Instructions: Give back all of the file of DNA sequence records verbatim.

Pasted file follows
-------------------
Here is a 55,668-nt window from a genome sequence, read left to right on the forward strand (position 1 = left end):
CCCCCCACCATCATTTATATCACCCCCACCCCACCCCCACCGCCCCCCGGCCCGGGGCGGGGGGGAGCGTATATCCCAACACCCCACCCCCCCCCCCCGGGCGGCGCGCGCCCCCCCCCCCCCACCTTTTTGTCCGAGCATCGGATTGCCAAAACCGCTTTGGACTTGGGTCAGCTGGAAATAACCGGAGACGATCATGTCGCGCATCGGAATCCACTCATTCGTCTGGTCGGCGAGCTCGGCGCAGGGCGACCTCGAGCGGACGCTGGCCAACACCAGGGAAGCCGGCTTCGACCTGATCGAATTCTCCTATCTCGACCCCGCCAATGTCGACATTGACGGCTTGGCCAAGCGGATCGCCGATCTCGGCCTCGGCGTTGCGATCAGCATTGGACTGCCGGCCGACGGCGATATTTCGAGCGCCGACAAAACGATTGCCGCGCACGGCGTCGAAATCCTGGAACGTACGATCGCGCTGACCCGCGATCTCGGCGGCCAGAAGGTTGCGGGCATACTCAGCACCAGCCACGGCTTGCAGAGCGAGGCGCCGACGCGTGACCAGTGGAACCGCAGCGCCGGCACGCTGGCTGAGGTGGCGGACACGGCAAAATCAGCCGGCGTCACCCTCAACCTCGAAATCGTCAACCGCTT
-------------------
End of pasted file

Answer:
Here is a 55,668-nt window from a genome sequence, read left to right on the forward strand (position 1 = left end):
CCCCCCACCATCATTTATATCACCCCCACCCCACCCCCACCGCCCCCCGGCCCGGGGCGGGGGGGAGCGTATATCCCAACACCCCACCCCCCCCCCCCGGGCGGCGCGCGCCCCCCCCCCCCCACCTTTTTGTCCGAGCATCGGATTGCCAAAACCGCTTTGGACTTGGGTCAGCTGGAAATAACCGGAGACGATCATGTCGCGCATCGGAATCCACTCATTCGTCTGGTCGGCGAGCTCGGCGCAGGGCGACCTCGAGCGGACGCTGGCCAACACCAGGGAAGCCGGCTTCGACCTGATCGAATTCTCCTATCTCGACCCCGCCAATGTCGACATTGACGGCTTGGCCAAGCGGATCGCCGATCTCGGCCTCGGCGTTGCGATCAGCATTGGACTGCCGGCCGACGGCGATATTTCGAGCGCCGACAAAACGATTGCCGCGCACGGCGTCGAAATCCTGGAACGTACGATCGCGCTGACCCGCGATCTCGGCGGCCAGAAGGTTGCGGGCATACTCAGCACCAGCCACGGCTTGCAGAGCGAGGCGCCGACGCGTGACCAGTGGAACCGCAGCGCCGGCACGCTGGCTGAGGTGGCGGACACGGCAAAATCAGCCGGCGTCACCCTCAACCTCGAAATCGTCAACCGCTT